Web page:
Dublin Theatre Festival
ARCHIVE


COMPANY

Cheek By Jowl (UK)


 
 

Cheek by Jowl was established in 1981 by Declan Donnellan and Nick Ormerod.
Declan Donnellan and Nick Ormerod met at Cambridge University in the mid 1970s. Subsequently they worked together on various productions and in 1981 they formed Cheek by Jowl. The company's manifesto was to re-examine classical texts, avoiding directorial and design concepts, and to focus on the actor's art. Its first production to tour was Wycherley's The Country Wife presented at the Edinburgh Festival and supported by a small Arts Council grant.
Before long the company received its first official invitations to perform abroad, taking their productions of Vanity Fair and Pericles to the festivals of Almagro, Valladolid and Jerusalem in 1984. These productions were also invited to perform in London at the Donmar Warehouse. This was to be the start of a long and fruitful collaboration with that theatre.
For that first London season Cheek by Jowl won the Laurence Olivier Award for Most Promising Newcomer in 1986. Over half of the company’s plays receiving Olivier awards. The company grew rapidly throughout the 1980s — creating 18 productions in ten years, touring across five continents and giving over 1,500 performances. The tours were supported by the Arts Council and the British Council.
The core of the repertoire has always been Shakespeare, by the time of Troilus and Cressida in 2008 Cheek By Jowl will have presented no fewer than 13 of Shakespeare’s plays. Another principle of the company was to present major European classics in translation. To date Cheek by Jowl has given the British premières of 10 European classics including The Cid by Corneille and Andromache by Racine, over three hundred years since they were first presented in Paris.
By 1990, The Independent could say that, "If there is one company to have influenced British theatre in the 1980s, it is Cheek by Jowl". City Limits described Donnellan and Ormerod as, "the most exciting partnership in British Theatre", and the playwright David Edgar spoke of British theatre in a, "post Cheek by Jowl era".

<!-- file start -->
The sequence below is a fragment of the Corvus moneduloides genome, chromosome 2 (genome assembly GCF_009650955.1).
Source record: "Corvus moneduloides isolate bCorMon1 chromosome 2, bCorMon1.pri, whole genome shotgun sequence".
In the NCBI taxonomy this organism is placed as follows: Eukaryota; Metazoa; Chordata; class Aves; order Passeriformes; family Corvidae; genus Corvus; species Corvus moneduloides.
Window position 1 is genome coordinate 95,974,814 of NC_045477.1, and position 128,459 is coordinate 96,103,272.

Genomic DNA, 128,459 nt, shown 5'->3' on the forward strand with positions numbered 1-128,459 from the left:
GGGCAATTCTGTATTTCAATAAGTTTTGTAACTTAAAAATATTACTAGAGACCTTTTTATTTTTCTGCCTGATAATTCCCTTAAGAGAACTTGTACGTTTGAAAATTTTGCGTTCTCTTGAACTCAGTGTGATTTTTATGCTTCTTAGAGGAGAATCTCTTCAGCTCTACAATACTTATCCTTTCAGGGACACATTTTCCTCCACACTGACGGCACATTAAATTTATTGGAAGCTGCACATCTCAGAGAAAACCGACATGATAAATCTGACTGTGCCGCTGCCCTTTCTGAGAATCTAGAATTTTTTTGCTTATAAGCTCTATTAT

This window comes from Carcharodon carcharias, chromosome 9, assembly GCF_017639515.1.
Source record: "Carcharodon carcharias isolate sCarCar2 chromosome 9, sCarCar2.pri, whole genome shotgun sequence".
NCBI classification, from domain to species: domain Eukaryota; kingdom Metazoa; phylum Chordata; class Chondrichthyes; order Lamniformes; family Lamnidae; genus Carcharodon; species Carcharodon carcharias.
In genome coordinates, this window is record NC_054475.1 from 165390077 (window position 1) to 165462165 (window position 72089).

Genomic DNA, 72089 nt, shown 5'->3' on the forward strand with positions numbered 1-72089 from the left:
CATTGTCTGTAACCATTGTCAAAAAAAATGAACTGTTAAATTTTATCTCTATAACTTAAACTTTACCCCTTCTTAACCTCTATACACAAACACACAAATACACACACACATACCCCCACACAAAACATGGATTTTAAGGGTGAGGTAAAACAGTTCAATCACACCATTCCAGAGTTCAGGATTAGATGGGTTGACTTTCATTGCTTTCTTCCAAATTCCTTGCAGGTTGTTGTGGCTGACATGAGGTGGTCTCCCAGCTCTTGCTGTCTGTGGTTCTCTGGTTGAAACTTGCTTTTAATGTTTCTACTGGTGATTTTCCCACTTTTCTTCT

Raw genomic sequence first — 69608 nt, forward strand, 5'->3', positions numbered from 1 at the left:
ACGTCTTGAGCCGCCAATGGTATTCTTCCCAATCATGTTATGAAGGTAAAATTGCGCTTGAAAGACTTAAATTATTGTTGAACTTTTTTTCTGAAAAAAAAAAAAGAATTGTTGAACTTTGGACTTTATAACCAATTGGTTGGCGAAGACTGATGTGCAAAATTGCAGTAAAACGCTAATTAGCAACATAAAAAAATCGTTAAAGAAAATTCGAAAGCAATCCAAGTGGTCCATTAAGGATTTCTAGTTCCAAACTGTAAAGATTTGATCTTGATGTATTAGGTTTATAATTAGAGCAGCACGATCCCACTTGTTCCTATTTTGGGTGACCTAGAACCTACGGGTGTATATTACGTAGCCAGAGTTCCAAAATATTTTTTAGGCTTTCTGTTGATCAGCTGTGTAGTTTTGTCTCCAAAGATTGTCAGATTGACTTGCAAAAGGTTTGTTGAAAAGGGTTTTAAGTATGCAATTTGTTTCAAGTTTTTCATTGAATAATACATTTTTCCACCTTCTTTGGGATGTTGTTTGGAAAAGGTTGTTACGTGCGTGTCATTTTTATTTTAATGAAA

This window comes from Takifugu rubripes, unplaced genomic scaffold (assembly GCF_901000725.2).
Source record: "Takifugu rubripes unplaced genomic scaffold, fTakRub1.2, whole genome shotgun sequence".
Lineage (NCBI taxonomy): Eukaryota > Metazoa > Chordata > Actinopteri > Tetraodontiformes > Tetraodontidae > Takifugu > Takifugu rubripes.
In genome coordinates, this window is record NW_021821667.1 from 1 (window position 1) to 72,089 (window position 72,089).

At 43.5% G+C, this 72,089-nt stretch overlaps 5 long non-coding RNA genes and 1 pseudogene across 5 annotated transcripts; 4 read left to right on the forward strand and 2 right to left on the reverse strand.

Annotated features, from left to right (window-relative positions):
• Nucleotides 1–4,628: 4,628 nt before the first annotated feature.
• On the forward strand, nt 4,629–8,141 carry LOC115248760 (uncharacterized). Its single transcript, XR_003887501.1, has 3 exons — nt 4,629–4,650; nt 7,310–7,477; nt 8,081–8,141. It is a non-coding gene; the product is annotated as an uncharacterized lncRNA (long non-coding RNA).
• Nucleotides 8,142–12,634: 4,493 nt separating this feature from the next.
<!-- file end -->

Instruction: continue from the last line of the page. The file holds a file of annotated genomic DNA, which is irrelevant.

Russia.
In 1986 Donnellan and Ormerod first visited Russia, when Lev Dodin invited them to Leningrad to see his company perform at the Maly Drama Theatre. Since then a close relationship developed, with the two companies regularly performing together at the same international festivals. In 1997, Donnellan and Ormerod directed and designed The Winters Tale for the Maly, the first Shakespeare production performed by that company. Meanwhile the Russian Theatre Confederation had invited Cheek by Jowl to Moscow. Measure for Measure was performed at the Moscow Arts Theatre to great acclaim and the company was invited back the same year to perform As You Like It. This was followed closely by Russian tours of The Duchess of Malfi and Much Ado About Nothing.
This intense relationship between Cheek by Jowl and Russia culminated in 1999, when the Russian Theatre invited Donnellan and Ormerod to form their own company of Russian actors in Moscow.
This sister company performs in Russia and internationally and its current repertoire includes Boris Godunov by Pushkin, Twelfth Night and Three Sisters by Anton Chekov.

 

In 2002 the Cheek by Jowl team presented the premiere of Homebody/Kabul in the United States for the New York Theatre Workshop and at the Young Vic in London and in Barcelona for Cheek by Jowl. This was Tony Kushner’s first major play since Angels in America which Donnellan and Ormerod had earlier produced at the National Theatre.
With 2004's production of Othello, Cheek by Jowl embarked upon its most ambitious tour yet encompassing five continents, fourteen countries and 169 performances.
In 2005, Cheek by Jowl entered into a partnership with the Barbican theatre in London. As one of the Barbican's Associate Companies, with their co-production support and with funding through the Arts Council's Grants for the Arts programme each year from 2006 the company presents a season in the central London venue. Each season consists of a play in English, co-produced by the Barbican, and a play in Russian. This will be accompanied by masterclasses and workshops.In 2003 the Bolshoi invited the Cheek By Jowl team to stage a new version of the ballet of Romeo and Juliet by Prokofief. All five of Ormerod and Donnellan’s Russian productions are still being performed in Russia.


From 2008 Cheek by Jowl will continue to present work in Russian, English and French with support from the Barbican and Arts Council England.

 

PERFORMANCES

The Duchess of Malfi

Three Sisters

Contact
twitter facebook youtube
website by FUSIO